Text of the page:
The three places in Mumbai that I spent the most time in were Andheri, Dadar, and Colaba. Of the three, I’d say Colaba has the most charm, Andheri has the most intensity, and Dadar has the most character. I’m sure most of the Mumbai locals who read this will laugh and think that is ridiculous for their own valid reasons, but that’s the way I found them for myself.

Andheri is a bustling stop on the trains with a big bus depot right outside the station on the bend of a long, wide L-turn street that is constantly packed with rickshaws. Andheri is, at the moment at least, about as far south as the tuk-tuks are allowed to operate in Mumbai before they are banned and taxis rule the roost. This makes for interesting territory because, Andheri being as busy as it is anyway, the addition of rickshaws tips the area over into madhouse territory.

Dadar West just outside the train station

Dadar West just outside the train station

Dadar is about half way between Andheri and Colaba. The area outside the train station is great. There are two long streets that feed out to Dadar West, starting under the station overpass where a thin road runs parallel to the train line. These streets are absolutely packed full with produce and plants, starting under the overpass with the flower market where fresh marigolds, roses, and myriad other flowers make their way to Mumbai early each morning. There are restaurants and sweet shops in the buildings lining the streets, and you will find the occasional puri vendor on the street amongst all of the produce, dishing up pani puri in rapid succession to commuters. At the top of the streets there is a kabutar khana, or bird feeding place, set in the middle of a roundabout, where millet seed is literally a half inch deep on the ground and hundreds of pigeons congregate to gorge themselves all day, occasionally getting spooked and exploding into the air to drop poo missiles on passerby before landing and continuing their feast.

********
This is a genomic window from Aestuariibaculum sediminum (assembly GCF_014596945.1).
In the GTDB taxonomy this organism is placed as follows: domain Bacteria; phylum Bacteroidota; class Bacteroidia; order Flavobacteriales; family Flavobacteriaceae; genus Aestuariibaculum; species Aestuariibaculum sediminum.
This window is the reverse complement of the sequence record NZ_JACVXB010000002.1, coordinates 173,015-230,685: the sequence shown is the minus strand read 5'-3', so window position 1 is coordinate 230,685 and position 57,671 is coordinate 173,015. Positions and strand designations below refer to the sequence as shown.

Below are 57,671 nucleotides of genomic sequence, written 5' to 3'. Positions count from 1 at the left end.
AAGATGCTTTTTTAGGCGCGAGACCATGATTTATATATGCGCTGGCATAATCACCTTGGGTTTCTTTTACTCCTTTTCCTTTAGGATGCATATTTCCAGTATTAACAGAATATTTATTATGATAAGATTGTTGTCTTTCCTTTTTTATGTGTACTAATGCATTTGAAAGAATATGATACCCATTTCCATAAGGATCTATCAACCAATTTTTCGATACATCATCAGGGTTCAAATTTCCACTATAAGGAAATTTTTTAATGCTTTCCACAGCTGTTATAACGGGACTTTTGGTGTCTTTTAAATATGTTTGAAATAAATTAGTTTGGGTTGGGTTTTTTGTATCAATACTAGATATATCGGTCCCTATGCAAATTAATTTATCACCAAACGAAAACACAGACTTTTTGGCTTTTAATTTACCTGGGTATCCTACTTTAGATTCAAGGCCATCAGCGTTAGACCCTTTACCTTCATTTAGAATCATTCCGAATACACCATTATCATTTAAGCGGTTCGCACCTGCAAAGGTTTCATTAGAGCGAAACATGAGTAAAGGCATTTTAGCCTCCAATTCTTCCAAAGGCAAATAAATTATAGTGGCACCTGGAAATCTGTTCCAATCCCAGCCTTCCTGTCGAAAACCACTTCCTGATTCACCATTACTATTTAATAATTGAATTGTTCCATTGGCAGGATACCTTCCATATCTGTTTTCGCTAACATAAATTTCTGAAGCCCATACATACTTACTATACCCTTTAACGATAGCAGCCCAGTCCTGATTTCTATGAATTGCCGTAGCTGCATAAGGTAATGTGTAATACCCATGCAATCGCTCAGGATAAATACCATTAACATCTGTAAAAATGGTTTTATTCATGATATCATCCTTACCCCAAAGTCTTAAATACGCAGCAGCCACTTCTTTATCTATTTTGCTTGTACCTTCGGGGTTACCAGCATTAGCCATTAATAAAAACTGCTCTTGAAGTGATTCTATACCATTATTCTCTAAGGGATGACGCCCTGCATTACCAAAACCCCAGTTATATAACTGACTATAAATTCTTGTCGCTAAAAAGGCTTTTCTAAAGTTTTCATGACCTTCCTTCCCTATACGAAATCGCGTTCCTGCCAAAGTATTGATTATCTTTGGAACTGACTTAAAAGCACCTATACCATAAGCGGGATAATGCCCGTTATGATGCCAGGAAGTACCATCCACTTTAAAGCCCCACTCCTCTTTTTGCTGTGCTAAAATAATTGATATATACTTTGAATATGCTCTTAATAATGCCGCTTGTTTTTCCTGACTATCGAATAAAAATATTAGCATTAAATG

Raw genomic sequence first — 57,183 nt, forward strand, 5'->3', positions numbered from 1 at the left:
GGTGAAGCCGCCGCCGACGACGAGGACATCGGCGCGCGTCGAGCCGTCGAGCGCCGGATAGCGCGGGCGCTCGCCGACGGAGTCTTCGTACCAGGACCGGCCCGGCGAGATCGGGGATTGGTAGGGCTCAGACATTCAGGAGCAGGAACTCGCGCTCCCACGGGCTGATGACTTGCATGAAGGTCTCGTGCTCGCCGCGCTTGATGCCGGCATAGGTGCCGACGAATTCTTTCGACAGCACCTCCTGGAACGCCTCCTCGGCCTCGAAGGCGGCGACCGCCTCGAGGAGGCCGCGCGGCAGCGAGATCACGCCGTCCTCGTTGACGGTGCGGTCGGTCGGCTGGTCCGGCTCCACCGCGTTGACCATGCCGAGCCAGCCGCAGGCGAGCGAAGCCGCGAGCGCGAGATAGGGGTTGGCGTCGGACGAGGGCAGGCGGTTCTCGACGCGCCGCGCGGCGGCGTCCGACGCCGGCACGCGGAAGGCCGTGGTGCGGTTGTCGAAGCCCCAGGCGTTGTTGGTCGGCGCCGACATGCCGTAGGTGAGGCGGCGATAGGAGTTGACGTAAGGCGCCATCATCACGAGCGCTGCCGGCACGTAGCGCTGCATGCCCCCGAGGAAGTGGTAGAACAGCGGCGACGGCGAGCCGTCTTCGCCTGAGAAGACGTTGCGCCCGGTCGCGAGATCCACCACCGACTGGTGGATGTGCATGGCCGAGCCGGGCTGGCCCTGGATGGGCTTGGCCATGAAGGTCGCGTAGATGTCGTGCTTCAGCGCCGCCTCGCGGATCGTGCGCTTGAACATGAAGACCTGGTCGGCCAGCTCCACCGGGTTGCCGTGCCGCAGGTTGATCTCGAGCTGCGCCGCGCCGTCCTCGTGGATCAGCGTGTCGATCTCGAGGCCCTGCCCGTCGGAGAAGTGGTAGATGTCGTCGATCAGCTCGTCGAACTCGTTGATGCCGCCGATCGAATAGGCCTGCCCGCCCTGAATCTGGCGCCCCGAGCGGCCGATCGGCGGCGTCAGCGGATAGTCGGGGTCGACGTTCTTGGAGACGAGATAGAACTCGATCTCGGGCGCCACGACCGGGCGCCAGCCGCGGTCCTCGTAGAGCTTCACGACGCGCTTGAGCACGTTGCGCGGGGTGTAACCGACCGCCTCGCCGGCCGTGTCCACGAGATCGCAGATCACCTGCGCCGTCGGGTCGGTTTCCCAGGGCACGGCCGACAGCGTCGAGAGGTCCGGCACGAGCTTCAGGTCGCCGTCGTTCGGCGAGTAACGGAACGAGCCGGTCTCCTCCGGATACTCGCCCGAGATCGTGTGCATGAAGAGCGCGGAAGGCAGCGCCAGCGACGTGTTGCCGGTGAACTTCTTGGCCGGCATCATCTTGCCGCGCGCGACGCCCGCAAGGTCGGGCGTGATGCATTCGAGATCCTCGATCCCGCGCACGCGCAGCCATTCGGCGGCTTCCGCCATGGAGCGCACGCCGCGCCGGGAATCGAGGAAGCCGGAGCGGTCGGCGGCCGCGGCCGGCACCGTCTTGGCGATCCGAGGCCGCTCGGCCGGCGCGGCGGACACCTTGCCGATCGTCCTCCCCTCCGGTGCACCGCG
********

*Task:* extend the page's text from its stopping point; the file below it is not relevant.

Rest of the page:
Colaba is just flat out groovy, no way around it. The two train terminals are both notable pieces of architecture, with CST being particularly amazing, if a bit scary with its gargoyles staring down at you menacingly from thirty feet up. Back Bay is a beautiful place – a long arcing shoreline stretching from the bottom of South Mumbai to the beach north of Marine Lines near Grant Road, trimmed with a wide walking path and retaining wall, below which are placed the weirdest choice of fill material that I have ever seen: six-foot steel-reinforced concrete jacks. Jacks as in the jacks you used to play with as a kid, except these are freaking enormous and made of concrete. And they stretch for miles and miles. Just weird.

The sun sets over Colaba, South Mumbai

The sun sets over Colaba, South Mumbai

Colaba is the most touristy area of Mumbai, of course, so you get hit up for a lot of touristy stuff. A couple funny stories to this end:

Story one, I walked around Mumbai with a camera backpack most of the time, which includes a collapsible tripod hooked to the side of the bag. A guy comes up to me while I’m drinking a chai on the street corner and says in very good English, “So, you new in town?” I say yes, been here five days, enjoying it so far. He asks me if I’m German and when I tell him no he says my moustache had him thinking I was. I laughed. Seeing my tripod he asks if I’m a photographer and I say yes but amateur, not really a full-on professional. He’s a very nice guy, drops a couple interesting tidbits about Mumbai and the Colaba area, and then pitches me on a day’s tour for 1000 rupees.

To date, and mostly because I’m trying my hardest to be ruthlessly frugal on the road, I have avoided guides, tours, luxury transportation, and pretty much any hand-holding type services entirely. I’m sure there will be times and places for these services to play a role in my travels but as of now those times have not made themselves known, and this was no exception. I politely declined and said that I prefer to explore the area myself, and I already had a good idea of where I was going, which was true. He persisted a bit and sold himself really well. I was tempted but, as I said, ruthlessly frugal.